Representatives of the patient. Surrogate solution - Bioethics

Representatives of the patient. The surrogate solution

A representative of the patient is an extremely important concept in modern medical practice. The representative of the patient becomes the key figure in those situations when the patient, for one reason or another, can not or can not express his will on his own (juvenile age, incompetence, frustration of consciousness, general severe condition of the patient, etc.). In this case, the representative of the patient has the duty to competently represent the interests of his ward, make the best decisions in his favor, and also defend and defend his rights.

In developed countries, the appointment of a representative of the patient is practiced quite widely, which is associated with increased public attention to respect for the rights of the patient, as well as punctual regulation of various aspects of medical care.

Who can be a legal representative?

For minors and incompetent patients, the law provides for so-called mandatory representation. For minors, these are parents or persons substituting them, guardians for incompetent ones.

For a capable adult patient, the appointment of his representative occurs according to the will of the citizen himself. This is called voluntary representation. In domestic medical practice this case is usually denoted by the term "patient's trustee". A trusted person can be appointed not necessarily from among the closest relatives of the patient (although in practice this happens most often). The law authorizes the appointment of a trusted person to virtually any capable citizen. For example, for a single patient, a neighbor or a social worker can act as his confidant.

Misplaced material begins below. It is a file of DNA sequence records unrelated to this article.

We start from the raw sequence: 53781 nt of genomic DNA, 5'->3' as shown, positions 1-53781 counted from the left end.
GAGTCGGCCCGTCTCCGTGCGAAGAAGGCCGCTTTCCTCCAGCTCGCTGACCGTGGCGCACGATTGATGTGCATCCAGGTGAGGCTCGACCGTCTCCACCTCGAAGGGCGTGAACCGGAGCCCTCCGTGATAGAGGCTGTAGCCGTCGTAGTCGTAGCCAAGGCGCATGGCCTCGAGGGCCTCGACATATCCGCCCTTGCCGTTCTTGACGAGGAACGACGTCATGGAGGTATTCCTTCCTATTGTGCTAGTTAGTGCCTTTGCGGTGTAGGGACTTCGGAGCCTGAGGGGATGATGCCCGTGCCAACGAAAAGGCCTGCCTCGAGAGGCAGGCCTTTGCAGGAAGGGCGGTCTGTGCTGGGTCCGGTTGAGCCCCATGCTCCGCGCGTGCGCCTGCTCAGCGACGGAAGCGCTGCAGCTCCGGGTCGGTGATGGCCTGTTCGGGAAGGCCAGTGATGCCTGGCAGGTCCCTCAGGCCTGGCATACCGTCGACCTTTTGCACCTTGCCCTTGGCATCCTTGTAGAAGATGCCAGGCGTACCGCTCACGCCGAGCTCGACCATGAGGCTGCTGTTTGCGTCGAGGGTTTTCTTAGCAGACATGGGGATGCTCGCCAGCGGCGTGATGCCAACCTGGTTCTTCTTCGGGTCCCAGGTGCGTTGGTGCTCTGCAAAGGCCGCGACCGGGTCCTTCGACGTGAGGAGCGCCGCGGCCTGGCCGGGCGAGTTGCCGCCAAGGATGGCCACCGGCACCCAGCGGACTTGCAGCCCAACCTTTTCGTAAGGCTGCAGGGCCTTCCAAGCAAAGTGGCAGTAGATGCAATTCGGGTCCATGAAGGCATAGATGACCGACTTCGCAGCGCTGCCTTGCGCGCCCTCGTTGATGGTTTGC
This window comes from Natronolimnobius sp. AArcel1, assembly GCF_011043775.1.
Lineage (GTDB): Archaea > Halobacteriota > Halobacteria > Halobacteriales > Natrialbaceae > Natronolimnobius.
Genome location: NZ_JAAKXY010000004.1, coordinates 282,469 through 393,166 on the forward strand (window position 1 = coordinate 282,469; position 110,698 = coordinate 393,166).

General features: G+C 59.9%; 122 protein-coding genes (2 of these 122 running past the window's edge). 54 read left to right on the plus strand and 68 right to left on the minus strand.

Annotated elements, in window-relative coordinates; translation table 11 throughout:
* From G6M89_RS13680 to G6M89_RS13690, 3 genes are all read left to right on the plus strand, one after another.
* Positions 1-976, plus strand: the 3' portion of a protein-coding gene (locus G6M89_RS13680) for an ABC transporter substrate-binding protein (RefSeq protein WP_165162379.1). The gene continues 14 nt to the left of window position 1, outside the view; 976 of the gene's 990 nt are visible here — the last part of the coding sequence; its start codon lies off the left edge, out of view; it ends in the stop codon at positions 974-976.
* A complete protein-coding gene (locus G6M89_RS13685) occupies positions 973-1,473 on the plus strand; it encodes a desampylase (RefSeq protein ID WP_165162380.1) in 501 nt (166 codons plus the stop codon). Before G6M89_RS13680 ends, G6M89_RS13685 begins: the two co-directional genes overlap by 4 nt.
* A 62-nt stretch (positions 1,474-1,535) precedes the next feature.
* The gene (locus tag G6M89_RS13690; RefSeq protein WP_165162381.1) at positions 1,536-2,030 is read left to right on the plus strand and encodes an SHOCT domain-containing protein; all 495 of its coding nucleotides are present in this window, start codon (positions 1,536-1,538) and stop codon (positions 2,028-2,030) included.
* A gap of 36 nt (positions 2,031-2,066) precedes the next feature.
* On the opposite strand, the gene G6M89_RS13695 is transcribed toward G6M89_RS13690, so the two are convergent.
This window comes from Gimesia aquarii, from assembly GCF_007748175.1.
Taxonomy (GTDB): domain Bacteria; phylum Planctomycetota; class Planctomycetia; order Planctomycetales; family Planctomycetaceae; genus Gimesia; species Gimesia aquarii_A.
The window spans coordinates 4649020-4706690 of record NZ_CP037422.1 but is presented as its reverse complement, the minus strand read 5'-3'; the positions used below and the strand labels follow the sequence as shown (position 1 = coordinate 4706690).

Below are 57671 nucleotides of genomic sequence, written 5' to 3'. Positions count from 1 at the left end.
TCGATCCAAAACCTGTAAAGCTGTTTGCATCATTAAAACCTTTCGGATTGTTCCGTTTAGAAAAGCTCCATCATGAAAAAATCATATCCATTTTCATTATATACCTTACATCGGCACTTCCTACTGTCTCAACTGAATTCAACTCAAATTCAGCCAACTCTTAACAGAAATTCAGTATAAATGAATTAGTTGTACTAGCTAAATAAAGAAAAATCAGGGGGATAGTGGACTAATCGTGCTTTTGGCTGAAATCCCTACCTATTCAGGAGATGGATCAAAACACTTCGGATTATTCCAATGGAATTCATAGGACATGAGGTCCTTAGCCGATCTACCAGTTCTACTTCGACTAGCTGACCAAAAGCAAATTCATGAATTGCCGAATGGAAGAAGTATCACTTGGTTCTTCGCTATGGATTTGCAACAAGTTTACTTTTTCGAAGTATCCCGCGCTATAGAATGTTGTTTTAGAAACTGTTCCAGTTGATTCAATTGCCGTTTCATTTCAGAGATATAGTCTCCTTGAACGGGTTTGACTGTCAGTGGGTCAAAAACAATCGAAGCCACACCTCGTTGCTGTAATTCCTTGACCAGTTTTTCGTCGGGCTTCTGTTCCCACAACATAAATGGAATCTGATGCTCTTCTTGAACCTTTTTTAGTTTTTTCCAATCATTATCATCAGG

If the patient's clinical condition becomes severe (or is likely to become so), it is strongly recommended that the treating doctor himself as early as possible about the appointment of the patient's representative. To do this, the attending physician must find out who the patient trusts, and advise him to appoint his legal representative.

In addition, the patient has the opportunity to pre-order and about how he should be helped if in the future because of his condition, he himself can not make a decision.

In developed countries, a special practice is widely adopted, called "orders for the future", or "orders in advance" (advance directives). It consists in the fact that the patient in advance formulates and signs written instructions about how to treat him when a critical condition occurs (for example, he can refuse in advance to provide artificial support of vital functions), or (and) about who will be his representative and will receive the right to make decisions on behalf of the patient.

Practice of orders for the future is legal in some states. For example, in the United States in 1991, the Patient Self-Determination Act was adopted, according to which the medical institution is obliged to inform the patient about his right to express his orders for the future. In the UK, indications of the future are valid if they have been set out by the patient as clear instructions. In connection with the growing complexity of the processes of medical care, the practice of self-determination of a patient with regard to his future treatment will, as many experts believe, be the most important way to regulate decision-making problems in difficult situations. In our country, the practice of advance orders could be very useful, but while the current legislation clearly did not regulate it.

The decision made for an incompetent patient by his legal representative is called a surrogate solution. In this case, the right of informed consent is already placed on the legal representative, and medical workers must inform him according to all the requirements of ethics and law. At the same time, the legal representative has a moral duty to act in defense of the best interests of his ward.

If the legal representative decides not in the best interests of the patient (or even poses a direct threat of harm), in many countries (including the United States) in this situation there is a statutory right of the medical institution to challenge the actions of the patient's representative in judicial procedure.

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